Nov 16, 2018  
Rensselaer Catalog 2018-2019 
    
Rensselaer Catalog 2018-2019

Architectural Sciences (Concentration in Architectural Acoustics) Ph.D.


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Advanced study in Architectural Acoustics represents a unique opportunity for students to combine existing coursework with research in an educational experience that integrates scientific, computational, cognitive, and psychological research with experimental applications. The work is both multidisciplinary in scope and application-oriented, relating closely to design and to the needs of practitioners and industry.

Architectural Acoustics is an interdisciplinary field of science tied intimately to the design and optimization of buildings and interior spaces, wherein the physical sound and noise field of a space and its corresponding aural quality are primarily determined by architectural parameters such as shape, volume, surface, and structure properties. The acoustical quality of spaces and products is relevant not only for cultural venues but also for any environment that values human health, performance, and productivity. Architectural Acoustics is necessary for the accurate and realistic simulation of virtual spaces for prototyping, education, training, and design, as well as for noise and vibration control engineering. In addition, advanced acoustic modeling leads to new developments of “aural architecture” and noise control and evaluation.

Architectural Acoustics thus encompasses and links many traditionally disparate disciplines to the discipline of design: physics, hearing perception, mathematics, computer modeling, engineering, music, psychological and physiological acoustics, noise and vibration, cognitive science, and electro-acoustics. Thus the Ph.D. in Architectural Acoustics can also involve communication acoustics in its widest sense.

Examples of current research topics include:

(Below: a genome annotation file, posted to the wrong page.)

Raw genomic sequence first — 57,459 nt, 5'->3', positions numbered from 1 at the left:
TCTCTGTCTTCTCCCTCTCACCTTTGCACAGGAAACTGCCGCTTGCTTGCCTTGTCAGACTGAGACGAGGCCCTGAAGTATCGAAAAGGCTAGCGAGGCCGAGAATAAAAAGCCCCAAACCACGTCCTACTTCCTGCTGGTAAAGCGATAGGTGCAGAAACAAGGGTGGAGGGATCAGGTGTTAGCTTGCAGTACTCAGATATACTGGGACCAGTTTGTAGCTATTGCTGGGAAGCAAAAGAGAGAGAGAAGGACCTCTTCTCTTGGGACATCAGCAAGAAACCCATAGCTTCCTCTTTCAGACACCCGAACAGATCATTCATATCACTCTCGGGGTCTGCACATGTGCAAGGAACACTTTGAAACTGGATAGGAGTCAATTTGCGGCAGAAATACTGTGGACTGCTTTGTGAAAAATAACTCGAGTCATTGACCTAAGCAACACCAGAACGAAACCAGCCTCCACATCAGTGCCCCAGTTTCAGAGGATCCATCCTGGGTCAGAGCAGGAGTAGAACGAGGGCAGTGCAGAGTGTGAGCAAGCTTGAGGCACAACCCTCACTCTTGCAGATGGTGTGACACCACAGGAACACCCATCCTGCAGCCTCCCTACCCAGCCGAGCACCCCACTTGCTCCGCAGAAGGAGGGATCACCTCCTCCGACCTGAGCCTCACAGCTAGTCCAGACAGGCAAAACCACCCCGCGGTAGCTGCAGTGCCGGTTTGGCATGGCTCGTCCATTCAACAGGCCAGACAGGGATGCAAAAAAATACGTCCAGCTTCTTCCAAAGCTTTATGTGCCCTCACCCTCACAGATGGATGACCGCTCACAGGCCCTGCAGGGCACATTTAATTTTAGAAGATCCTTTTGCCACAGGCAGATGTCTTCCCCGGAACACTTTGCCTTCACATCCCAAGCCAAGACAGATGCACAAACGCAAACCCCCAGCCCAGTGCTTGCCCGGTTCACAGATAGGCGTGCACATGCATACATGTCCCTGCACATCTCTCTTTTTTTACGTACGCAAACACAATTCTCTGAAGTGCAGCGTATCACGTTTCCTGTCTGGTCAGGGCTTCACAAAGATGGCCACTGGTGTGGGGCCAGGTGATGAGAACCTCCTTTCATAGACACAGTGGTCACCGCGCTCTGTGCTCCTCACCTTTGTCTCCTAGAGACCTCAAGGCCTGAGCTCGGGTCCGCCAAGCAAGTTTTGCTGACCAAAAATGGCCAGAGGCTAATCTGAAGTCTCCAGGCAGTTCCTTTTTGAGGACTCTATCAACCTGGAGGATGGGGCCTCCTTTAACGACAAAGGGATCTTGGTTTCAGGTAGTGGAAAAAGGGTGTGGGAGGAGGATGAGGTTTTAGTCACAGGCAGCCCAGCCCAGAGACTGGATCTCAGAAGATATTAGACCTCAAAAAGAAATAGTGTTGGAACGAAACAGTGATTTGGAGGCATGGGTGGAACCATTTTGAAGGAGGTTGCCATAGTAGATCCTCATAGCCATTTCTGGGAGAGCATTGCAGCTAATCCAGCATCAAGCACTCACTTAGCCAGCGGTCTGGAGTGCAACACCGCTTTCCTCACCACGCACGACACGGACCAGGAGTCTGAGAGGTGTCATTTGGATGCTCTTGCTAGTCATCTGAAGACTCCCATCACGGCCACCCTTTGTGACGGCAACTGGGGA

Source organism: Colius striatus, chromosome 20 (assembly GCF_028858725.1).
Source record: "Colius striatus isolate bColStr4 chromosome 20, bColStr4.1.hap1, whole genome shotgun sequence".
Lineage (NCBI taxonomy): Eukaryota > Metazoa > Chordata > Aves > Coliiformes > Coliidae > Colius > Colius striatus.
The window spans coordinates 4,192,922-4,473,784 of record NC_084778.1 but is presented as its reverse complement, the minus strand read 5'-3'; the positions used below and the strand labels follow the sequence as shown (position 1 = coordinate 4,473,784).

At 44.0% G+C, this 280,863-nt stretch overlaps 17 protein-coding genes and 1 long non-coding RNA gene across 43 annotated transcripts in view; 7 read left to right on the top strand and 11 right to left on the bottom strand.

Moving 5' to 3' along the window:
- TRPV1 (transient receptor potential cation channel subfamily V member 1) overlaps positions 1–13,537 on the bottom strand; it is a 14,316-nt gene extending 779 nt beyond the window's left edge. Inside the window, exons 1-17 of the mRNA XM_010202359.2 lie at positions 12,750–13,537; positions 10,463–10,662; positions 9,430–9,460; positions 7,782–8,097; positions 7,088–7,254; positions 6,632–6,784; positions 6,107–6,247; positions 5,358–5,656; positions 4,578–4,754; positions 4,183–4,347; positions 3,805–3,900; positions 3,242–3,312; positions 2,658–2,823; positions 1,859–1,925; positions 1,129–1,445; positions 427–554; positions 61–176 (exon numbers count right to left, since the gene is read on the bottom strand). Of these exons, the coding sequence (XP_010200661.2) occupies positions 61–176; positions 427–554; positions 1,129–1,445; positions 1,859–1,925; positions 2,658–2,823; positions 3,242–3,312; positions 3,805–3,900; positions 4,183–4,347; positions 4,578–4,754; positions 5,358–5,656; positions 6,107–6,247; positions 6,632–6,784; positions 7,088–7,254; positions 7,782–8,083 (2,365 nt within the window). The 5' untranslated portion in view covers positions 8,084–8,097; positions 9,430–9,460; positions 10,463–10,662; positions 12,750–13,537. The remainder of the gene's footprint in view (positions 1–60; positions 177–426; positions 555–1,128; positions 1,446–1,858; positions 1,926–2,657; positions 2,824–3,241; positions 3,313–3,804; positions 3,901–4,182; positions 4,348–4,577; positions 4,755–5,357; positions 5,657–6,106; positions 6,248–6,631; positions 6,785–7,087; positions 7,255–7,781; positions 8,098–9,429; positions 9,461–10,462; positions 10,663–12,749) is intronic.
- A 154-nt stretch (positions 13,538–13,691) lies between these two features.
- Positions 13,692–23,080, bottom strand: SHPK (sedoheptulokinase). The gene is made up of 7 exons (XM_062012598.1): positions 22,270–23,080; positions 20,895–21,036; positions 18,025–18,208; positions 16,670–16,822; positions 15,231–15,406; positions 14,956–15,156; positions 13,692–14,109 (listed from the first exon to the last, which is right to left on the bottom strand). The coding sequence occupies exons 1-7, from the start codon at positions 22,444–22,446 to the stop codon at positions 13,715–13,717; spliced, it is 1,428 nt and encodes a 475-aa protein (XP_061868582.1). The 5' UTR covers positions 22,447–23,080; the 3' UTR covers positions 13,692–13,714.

• architectural acoustics, acoustics in performing arts spaces
  • modeling and numerical predictions of both room and environmental acoustics properties
  • noise and vibration, sound quality and design
  • acoustical measurement techniques
  • signal processing in acoustics
  • physical acoustics
  • communication acoustics

Outcomes of the Graduate Curriculum
Students who successfully complete this program will be able to:

  • Carry out research, and practical design or consulting project independently. 
  • demonstrate knowledge of basic concepts of acoustics science (such as fundamental engineering acoustics, architectural acoustics, and psychoacoustics concepts). 
  • Write a scientific document in the field of acoustics, including archival peer-reviewed journal publications.
  • Validate findings based on adequate research design and discuss the findings in-depth. 
  • Orally present research work at scientific conferences, project meetings.

Exams


Exams and Dissertation: There are three stages to degree completion: the Field Exam; the Candidacy Exam (Dissertation Proposal Defense); and the Dissertation Defense, which is the defense of the dissertation text and the public presentation of the dissertation on acoustics research. 

The Field Exam is an exam tailored to the student’s areas of research and is intended to formally determine their ability to pursue research leading to a doctoral degree, which is developed and administered by the student’s doctoral committee and must be passed within two years of entry into the degree program. 

Completion of the Dissertation Proposal and the Defense of the Proposal to the student’s doctoral committee is the Candidacy Exam.  After completing this stage, the student is considered “all but dissertation” (ABD).

The Dissertation is composed of a public presentation of the dissertation on acoustics research and the dissertation text.

The Dissertation Defense: The candidate must defend the Dissertation in a public examination, the Dissertation Defense, conducted by the student’s doctoral committee.

In the normal four-year progress towards the degree, the Field Exam is completed in the second year, advancement to candidacy is attained by the end of the second year or beginning of the third year and the Dissertation and Defense are completed in the fourth year.

 

Number of credits past the bachelor’s degree: 72

Maximum number of dissertation credits: 42

The courses listed here are suggested.  Actual courses taken for the degree will be determined by the student’s advisor.

PhD Suggested Courses


Footnote


A minimum of 48 credit hours beyond the Master’s degree, which is at least 72 credit hours beyond a Bachelor’s degree. At least two-thirds of the total credit hours, excluding dissertation credits, must contain the suffix numbers 6000-7990, with the further limitation that no more than 15 credit hours of 4000-4999 courses are taken.

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